Many consumer services, such as restaurants and retailers, will stay suspended in Japan under the state of emergency to fight the novel coronavirus, which has been extended to May 31.
McDonald's Co. (Japan) will maintain its measure to close the dine-in sections of its restaurants until May 14, limiting their operations to takeout, delivery and drive-through services. The measure affects 2,900 outlets nationwide.
Torikizoku Co., whose dining bars feature yakitori chicken skewers, will keep shut all its 393 directly managed outlets for the time being after Wednesday, when the government-declared emergency was originally slated to expire. The company is asking franchise outlets to follow suit.
Doutor Coffee Co. will continue the temporary shutdown of coffee shops, mainly its directly run stores, at least for now.
Isetan Mitsukoshi Holdings Ltd. has fully closed its six department stores in the greater Tokyo area. This measure will remain in place for the time being.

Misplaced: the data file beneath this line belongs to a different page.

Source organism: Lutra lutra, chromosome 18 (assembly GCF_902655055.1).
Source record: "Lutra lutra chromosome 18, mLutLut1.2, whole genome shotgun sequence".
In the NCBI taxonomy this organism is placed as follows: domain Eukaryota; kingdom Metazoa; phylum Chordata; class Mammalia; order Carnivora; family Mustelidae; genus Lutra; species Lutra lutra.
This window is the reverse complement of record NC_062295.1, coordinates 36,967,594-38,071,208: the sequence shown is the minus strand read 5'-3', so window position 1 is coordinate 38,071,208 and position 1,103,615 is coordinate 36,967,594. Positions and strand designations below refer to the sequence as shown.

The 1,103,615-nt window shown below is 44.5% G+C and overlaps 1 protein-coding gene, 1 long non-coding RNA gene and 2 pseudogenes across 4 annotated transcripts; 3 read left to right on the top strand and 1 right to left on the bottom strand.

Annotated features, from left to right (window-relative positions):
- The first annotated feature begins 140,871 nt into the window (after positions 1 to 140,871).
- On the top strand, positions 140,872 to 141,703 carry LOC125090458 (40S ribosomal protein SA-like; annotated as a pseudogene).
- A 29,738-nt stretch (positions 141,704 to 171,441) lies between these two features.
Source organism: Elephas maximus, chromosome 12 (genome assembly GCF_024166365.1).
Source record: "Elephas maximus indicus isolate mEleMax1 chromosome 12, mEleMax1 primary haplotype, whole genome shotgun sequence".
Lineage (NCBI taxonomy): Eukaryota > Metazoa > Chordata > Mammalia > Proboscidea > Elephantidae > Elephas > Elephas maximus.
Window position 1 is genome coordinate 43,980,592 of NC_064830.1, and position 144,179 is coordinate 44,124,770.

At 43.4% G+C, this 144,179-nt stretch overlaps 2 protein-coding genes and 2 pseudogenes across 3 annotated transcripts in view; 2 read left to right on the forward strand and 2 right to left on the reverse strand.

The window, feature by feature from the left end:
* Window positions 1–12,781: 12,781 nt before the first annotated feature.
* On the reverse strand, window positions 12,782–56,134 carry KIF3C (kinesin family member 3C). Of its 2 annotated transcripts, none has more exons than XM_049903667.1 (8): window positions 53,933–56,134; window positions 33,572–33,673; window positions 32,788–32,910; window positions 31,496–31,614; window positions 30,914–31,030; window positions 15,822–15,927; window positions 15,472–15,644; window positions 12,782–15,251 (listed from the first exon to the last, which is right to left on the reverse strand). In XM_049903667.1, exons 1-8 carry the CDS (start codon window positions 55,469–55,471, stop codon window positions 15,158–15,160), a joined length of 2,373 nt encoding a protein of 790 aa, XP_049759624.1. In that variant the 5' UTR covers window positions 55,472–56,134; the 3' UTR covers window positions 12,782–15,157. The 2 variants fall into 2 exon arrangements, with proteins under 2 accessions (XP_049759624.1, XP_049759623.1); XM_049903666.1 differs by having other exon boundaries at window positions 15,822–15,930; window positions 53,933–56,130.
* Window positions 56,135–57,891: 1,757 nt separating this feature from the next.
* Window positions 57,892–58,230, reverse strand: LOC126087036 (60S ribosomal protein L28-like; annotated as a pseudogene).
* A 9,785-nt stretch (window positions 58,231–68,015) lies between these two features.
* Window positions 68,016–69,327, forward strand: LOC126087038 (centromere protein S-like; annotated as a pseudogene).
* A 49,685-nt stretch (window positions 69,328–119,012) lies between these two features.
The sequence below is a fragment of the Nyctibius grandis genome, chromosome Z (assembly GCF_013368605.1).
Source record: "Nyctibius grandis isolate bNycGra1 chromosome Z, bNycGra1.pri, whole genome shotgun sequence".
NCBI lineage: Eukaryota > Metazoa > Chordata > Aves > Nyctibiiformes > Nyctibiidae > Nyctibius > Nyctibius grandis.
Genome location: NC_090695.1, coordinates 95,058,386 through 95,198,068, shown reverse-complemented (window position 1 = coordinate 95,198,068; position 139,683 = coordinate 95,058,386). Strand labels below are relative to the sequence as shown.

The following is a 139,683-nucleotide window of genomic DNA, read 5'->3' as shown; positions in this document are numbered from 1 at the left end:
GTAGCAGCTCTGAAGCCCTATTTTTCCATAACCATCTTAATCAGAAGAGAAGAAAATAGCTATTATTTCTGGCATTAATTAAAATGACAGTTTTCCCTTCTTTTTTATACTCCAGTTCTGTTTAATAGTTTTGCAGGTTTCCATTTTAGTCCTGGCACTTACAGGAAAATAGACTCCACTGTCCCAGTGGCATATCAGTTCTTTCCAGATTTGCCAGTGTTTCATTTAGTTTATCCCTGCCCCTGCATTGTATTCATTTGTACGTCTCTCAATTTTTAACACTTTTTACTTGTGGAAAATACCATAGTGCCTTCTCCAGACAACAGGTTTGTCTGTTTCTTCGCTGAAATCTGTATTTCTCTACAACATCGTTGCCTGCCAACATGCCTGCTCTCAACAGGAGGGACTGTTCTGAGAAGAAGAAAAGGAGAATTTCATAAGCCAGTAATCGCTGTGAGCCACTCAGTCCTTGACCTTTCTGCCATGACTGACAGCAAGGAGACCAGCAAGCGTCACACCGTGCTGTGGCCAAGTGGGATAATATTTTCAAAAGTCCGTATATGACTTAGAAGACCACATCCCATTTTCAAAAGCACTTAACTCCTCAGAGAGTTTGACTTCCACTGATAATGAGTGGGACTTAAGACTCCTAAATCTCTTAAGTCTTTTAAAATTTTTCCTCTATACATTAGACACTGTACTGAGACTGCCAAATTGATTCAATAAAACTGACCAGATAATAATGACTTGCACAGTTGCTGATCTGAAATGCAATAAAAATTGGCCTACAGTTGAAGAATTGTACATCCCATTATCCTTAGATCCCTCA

Group outlets outside the region will continue limiting their operations mainly to food sales. Meanwhile, the group's internet-based sales will be resumed in stages from Thursday.
At Sogo & Seibu Co., all its 15 department stores will continue the measure of opening only the floors with sections that sell food.
Matsuya Co. will keep its department stores in Tokyo's busy Ginza and Asakusa districts closed entirely.
Leisure facility operator Round One Corp. has decided to extend the closure of all its outlets across Japan until the end of May.
In a time of both misinformation and too much information, quality journalism is more crucial than ever.
By subscribing, you can help us get the story right.
Your news needs your support
Since the early stages of the COVID-19 crisis, The Japan Times has been providing free access to crucial news on the impact of the novel coronavirus as well as practical information about how to cope with the pandemic. Please consider subscribing today so we can continue offering you up-to-date, in-depth news about Japan.